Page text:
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Home :: Archive :: 2008 :: February ::
A Titus Tangent of Tone
The Shakespeare Conference: SHK 19.0072  Wednesday, 6 February 2008

[1] 	From:	Larry Weiss <
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	Date:	Monday, 04 Feb 2008 23:37:34 -0500
	Subj:	Re: SHK 19.0064 A Titus Tangent of Tone

[2] 	From:	Kristen McDermott <
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	Date:	Tuesday, 5 Feb 2008 07:57:52 -0500
	Subj:	RE: SHK 19.0064 A Titus Tangent of Tone

[3] 	From:	Patrick Dolan Jr. <
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	Date:	Tuesday, 5 Feb 2008 07:11:38 -0600
	Subj:	A Titus Tangent of Tone

[4] 	From:	John Briggs <
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	Date:	Tuesday, 5 Feb 2008 13:21:52 -0000
	Subj:	Re: SHK 19.0064 A Titus Tangent of Tone


[1]-----------------------------------------------------------------
From:		Larry Weiss <
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Date:		Monday, 04 Feb 2008 23:37:34 -0500
Subject: 19.0064 A Titus Tangent of Tone
Comment:	Re: SHK 19.0064 A Titus Tangent of Tone

 >Schoolchildren who studied Latin and Roman history would
 >have been taught of the great Roman hero Scipio Africanus,
 >who was so called because of the color of his skin.

I suppose school children might have been told such a thing. After all, 
some teachers today tell their charges that Cleopatra VII Ptolomy was a 
black African.

In fact, of course, Scipio was awarded the agnomen Africanus as a 
triumphal mark when he returned to Rome after defeating Hannibal at 
Carthage.

[2]-----------------------------------------------------------------
From:		Kristen  McDermott <
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Date:		Tuesday, 5 Feb 2008 07:57:52 -0500
Subject: 19.0064 A Titus Tangent of Tone
Comment:	RE: SHK 19.0064 A Titus Tangent of Tone

Joe Egert notes:

 >And Satanic as well. When Emilia begrimes, not Iago's, but
 >Desdemona's union with Othello as a "most filthy bargain,"
 >I believe this is sermon code for devil's compact. Has any
 >editor noted this?

Indeed, Othello is described in the language for a medieval stage devil 
in the same way Iago shares qualities with the medieval Vice. However, 
an even more interesting interpretation of Othello's symbolic blackness 
is Robert Hornback's "Emblems of Folly in the First Othello: Renaissance 
Blackface, Moor's Coat, and 'Muckender'," Comparative Drama 35.1 (2001): 
69-99. He argues persuasively that blackface was equally associated with 
stage fools as with devils-very interesting stuff.

Kris McDermott
Central Michigan University

[3]-----------------------------------------------------------------
From:		Patrick Dolan Jr. <
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Date:		Tuesday, 5 Feb 2008 07:11:38 -0600
Subject:	A Titus Tangent of Tone

Two points:

1. Unless I've missed something, Aaron was originally played by an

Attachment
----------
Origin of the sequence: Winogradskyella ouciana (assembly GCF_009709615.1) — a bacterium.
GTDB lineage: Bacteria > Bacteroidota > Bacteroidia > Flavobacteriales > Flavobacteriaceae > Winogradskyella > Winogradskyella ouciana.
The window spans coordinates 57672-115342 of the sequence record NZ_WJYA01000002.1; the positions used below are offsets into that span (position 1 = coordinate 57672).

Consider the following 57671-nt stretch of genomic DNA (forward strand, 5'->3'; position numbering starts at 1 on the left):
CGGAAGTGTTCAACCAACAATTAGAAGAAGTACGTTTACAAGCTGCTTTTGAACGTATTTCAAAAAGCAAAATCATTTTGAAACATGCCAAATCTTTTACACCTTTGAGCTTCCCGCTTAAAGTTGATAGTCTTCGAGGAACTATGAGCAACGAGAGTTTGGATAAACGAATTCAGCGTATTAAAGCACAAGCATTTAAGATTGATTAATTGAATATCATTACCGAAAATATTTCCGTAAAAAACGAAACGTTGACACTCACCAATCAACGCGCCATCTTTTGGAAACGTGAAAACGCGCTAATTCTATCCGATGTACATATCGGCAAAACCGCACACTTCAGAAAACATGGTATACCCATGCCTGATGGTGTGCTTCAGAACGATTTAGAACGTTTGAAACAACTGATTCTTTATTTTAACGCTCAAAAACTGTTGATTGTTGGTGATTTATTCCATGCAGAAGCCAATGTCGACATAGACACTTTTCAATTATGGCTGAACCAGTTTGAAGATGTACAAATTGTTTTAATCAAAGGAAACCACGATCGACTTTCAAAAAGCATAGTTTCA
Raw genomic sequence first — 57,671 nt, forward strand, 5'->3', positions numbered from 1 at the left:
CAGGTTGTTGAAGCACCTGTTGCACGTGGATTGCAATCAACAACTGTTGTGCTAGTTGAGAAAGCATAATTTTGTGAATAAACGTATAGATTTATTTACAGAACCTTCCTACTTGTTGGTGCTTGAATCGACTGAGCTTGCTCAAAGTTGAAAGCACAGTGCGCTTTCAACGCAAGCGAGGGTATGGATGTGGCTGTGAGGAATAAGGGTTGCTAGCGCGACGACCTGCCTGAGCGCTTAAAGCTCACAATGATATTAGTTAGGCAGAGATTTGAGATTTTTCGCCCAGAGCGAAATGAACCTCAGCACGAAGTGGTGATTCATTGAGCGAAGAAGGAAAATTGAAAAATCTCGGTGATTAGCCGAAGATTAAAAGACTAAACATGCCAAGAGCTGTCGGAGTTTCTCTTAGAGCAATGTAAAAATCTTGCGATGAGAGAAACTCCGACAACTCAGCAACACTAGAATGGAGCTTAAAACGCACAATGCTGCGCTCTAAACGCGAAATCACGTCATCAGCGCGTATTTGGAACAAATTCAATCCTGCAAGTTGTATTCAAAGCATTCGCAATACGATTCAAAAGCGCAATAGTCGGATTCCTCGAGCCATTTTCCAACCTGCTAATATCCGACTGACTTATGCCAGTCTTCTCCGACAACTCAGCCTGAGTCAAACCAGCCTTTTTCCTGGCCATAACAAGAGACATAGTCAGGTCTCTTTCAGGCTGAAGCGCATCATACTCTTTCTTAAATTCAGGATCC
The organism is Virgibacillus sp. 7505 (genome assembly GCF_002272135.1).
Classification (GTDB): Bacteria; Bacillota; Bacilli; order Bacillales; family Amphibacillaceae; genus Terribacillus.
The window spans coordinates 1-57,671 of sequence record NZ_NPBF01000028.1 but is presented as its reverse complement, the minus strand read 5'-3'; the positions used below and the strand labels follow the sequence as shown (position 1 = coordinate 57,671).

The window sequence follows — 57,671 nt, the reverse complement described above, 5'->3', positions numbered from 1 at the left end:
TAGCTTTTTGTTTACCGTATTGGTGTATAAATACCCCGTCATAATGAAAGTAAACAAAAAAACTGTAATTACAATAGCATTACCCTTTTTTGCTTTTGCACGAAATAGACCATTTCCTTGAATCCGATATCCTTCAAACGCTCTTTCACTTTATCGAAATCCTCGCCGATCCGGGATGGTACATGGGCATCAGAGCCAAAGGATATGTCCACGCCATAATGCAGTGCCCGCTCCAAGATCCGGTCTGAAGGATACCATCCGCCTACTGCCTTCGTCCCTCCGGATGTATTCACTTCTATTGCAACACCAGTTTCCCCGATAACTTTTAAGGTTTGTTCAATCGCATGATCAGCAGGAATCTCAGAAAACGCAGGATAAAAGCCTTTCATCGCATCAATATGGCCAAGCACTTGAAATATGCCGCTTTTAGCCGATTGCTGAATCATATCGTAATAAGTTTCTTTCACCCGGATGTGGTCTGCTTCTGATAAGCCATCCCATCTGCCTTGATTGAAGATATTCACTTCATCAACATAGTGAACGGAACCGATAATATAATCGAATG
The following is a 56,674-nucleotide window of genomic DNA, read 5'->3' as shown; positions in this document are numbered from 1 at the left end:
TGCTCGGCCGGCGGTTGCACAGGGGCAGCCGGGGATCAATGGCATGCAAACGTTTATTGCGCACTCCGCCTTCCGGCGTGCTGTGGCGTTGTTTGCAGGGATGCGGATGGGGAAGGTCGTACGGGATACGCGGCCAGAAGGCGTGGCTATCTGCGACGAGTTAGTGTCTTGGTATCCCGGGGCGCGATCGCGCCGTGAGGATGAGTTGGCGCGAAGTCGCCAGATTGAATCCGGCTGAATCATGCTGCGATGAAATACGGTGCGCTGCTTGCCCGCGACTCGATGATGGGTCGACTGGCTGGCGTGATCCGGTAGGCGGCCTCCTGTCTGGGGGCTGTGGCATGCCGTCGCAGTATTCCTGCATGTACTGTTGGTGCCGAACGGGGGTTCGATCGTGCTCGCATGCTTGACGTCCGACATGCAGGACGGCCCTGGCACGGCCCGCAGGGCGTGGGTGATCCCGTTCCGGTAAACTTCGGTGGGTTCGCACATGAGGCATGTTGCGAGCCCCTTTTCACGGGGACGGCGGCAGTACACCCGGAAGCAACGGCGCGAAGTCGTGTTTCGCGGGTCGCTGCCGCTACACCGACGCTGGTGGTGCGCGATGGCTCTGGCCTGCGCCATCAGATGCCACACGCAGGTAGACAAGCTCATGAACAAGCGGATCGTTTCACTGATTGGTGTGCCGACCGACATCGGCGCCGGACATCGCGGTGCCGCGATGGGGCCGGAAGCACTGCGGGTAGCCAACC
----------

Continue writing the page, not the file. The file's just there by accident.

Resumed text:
English male. The question isn't so much whether he's played by a man 
whose skin is dark, as whether he's played as black, whatever black 
meant to an Elizabethan audience and means to today's.

2. And the latter point is the problem. Whatever a black, African or 
Moorish male character meant to a Tudor audience, he/she didn't mean 
several centuries of international chattel slavery, the colonial 
devastation of Africa, a fully articulated pseudo-science of race that 
persists to this day, the U.S. Civil War, Frederick Douglass, M.L. King 
Jr., Michael Jordan, Denzel Washington, O.J. Simpson, the U.S. discourse 
on "the war on drugs," and Kofi Annan.

For me, at least, the changes in audience over the last several 
centuries give the people who put on the play wide latitude to adjust, 
depending on their purposes. If their purpose is to put on 
"Shakespeare's play" as "originally conceived by the playwright," then 
boy actors for the women, no dental work for any of the cast, the play 
gets put on outside in daylight, and Aaron's blackness gets full 
emphasis. Any other purpose seems to me to involve balance and choice.

The upshot is that Aaron's blackness may be an important signifier, but 
the signified has so radically changed for any audience today that 
directors have to make choices for today's audience.

Cheers,
Pat

[4]-----------------------------------------------------------------
From:		John Briggs <
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Date:		Tuesday, 5 Feb 2008 13:21:52 -0000
Subject: 19.0064 A Titus Tangent of Tone
Comment:	Re: SHK 19.0064 A Titus Tangent of Tone

Dan Venning wrote:

 >Schoolchildren who studied Latin and Roman history would have been
 >taught of the great Roman hero Scipio Africanus, who was so called
 >because of the color of his skin.

One hopes that even Elizabethan schoolchildren wouldn't have committed 
such a howler. Those with a classical education (and what other type of 
education was there?) would have known that Scipio received the agnomen 
"Africanus" as an honour commemorating his victory over Hannibal. 
[Perhaps I need to point out that Carthage is in North Africa...] Now, 
what colour was Hannibal's skin might (or might not) be a relevant 
question in this context... Dan Venning was probably misled by "Scipio 
Africanus" being a name 'jocularly' bestowed on slaves in the 18th or 
19th centuries.

John Briggs

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